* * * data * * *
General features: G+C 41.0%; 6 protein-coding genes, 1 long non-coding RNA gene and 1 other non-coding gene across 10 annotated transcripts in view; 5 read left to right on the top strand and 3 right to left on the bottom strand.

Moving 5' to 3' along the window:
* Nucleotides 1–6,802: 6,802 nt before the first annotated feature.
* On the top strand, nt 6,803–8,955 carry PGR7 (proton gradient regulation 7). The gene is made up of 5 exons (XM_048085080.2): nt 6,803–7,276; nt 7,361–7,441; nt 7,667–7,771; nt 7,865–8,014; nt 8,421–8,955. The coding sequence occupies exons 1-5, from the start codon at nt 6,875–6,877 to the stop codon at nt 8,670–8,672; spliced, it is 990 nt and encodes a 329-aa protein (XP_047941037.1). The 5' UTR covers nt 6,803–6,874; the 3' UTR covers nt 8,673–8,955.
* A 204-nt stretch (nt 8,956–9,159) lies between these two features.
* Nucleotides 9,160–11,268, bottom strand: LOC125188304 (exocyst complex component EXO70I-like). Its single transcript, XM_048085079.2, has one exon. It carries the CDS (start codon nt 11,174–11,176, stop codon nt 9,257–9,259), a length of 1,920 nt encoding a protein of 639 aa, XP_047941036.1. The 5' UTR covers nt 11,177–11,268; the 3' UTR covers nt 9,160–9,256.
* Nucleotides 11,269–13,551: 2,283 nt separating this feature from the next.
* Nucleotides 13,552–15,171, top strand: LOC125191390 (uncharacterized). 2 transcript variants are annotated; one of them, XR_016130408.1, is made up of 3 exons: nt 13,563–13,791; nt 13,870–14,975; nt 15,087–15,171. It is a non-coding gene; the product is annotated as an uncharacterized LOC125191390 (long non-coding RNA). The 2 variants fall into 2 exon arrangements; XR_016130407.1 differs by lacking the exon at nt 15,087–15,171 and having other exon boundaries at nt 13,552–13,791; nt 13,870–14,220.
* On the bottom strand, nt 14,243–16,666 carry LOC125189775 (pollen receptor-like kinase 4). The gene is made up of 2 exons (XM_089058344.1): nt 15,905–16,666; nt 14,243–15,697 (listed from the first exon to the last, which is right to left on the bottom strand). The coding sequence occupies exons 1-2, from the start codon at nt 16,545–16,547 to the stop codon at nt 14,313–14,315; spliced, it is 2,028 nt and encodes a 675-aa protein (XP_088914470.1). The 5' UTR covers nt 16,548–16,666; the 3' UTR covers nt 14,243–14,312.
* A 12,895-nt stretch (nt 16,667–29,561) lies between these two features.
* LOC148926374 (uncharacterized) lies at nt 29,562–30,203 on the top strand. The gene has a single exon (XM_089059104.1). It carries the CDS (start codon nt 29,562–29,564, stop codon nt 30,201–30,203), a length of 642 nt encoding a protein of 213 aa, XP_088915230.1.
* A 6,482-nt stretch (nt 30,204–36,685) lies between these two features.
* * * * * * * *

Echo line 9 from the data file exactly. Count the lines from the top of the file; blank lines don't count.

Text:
* On the bottom strand, nt 14,243–16,666 carry LOC125189775 (pollen receptor-like kinase 4). The gene is made up of 2 exons (XM_089058344.1): nt 15,905–16,666; nt 14,243–15,697 (listed from the first exon to the last, which is right to left on the bottom strand). The coding sequence occupies exons 1-2, from the start codon at nt 16,545–16,547 to the stop codon at nt 14,313–14,315; spliced, it is 2,028 nt and encodes a 675-aa protein (XP_088914470.1). The 5' UTR covers nt 16,548–16,666; the 3' UTR covers nt 14,243–14,312.